Time to grok on Grokker

Groxis has created a connection with in its flagship product, Grokker, an application designed to convert data, documents, records and search results into "graphical knowledge maps."

"Essentially, we are plugging our Grokker desktop application into the Web service," explained Groxis CEO RJ Pittman. "We're providing a new level of information efficiency for Amazon customers by connecting directly to their entire product library and database via a Web service, instead of using a Web browser and going through the front door."

Grokker is one of the first commercial implementations of an emerging generation of information visualization products. So-called infoviz applications help to reveal patterns hidden in data, and then present the results in a more accessible, more visual form.

"Grokker is designed to create a visual, interactive search platform that makes it easy for users to look through a large set of search results, such as those you might find from Google or Yahoo, or a large set of products, like you'll find at Amazon," Pittman said.

Groxis offers three editions of Grokker: a basic edition designed to allow users to map information from a variety of data sources; a professional version for corporate users, professional researchers and academics who need more data mining and map control; and an enterprise edition that includes a toolkit for accessing, organizing and delivering enterprise data.

Sausalito, Calif.-based Groxis began working with Amazon about two years ago to create the specification for Amazon's Web services APIs, Pittman said. "They were looking around, trying to figure out what would be needed in a Web service to make it valuable to their affiliates, partners and developers," he said. "We were out there a couple of years ahead of the curve with our application platform, and so we had a lot to say about that. Speaking up certainly paid off.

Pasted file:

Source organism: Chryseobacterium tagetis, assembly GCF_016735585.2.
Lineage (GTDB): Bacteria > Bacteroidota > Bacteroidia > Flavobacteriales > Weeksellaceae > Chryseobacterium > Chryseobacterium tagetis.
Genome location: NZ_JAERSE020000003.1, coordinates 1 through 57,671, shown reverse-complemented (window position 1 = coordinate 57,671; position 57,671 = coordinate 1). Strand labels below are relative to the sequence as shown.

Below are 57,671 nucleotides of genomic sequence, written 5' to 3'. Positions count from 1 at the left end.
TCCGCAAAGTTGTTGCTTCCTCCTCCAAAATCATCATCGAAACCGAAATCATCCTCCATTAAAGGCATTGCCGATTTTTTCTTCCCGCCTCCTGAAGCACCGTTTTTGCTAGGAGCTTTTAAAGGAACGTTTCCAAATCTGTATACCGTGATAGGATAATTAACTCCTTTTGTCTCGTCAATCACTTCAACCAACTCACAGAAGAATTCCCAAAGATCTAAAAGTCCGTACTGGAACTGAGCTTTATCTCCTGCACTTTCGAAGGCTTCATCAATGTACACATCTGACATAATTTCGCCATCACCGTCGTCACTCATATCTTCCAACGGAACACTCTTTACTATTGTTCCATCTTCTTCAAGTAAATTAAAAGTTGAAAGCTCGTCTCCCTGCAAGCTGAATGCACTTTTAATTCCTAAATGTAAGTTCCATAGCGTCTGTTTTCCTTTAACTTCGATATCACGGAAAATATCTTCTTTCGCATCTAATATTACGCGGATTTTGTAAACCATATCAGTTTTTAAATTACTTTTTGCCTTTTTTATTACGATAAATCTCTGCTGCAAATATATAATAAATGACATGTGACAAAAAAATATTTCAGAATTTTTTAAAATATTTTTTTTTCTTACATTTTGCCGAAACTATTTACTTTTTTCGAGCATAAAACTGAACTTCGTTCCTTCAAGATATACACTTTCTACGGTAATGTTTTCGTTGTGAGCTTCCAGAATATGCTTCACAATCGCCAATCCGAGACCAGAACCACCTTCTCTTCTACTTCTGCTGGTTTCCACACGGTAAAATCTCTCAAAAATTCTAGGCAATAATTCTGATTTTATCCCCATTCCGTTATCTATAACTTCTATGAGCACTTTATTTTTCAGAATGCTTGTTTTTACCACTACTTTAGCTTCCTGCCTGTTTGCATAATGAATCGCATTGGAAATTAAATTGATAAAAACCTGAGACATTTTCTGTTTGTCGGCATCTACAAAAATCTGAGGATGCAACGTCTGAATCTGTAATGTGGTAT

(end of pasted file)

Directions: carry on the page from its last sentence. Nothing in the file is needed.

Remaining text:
"It's getting exciting now," he continued, "especially when you consider the broader trend in Web services. Amazon is by no means the only company out there doing this. Google now has a Web services API that you can freely access and program against, as do thousands of other sites."

Added Pittman: "Amazon is leveraging Web services to the next level. Right now, everyone is still focused on getting their own Web site or e-business Web-enabled. But I think we're going to start seeing more and more sites integrated by a Web service. You might have one query interface, like a Google, but it might be accessing 10 different content sources at once, sort of like a meta search engine, but much more integrated with the nature of the products or the information being brought together. It's the kind of thing that really couldn't happen until Web services came along."


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About the Author

John K. Waters is a freelance writer based in Silicon Valley. He can be reached at


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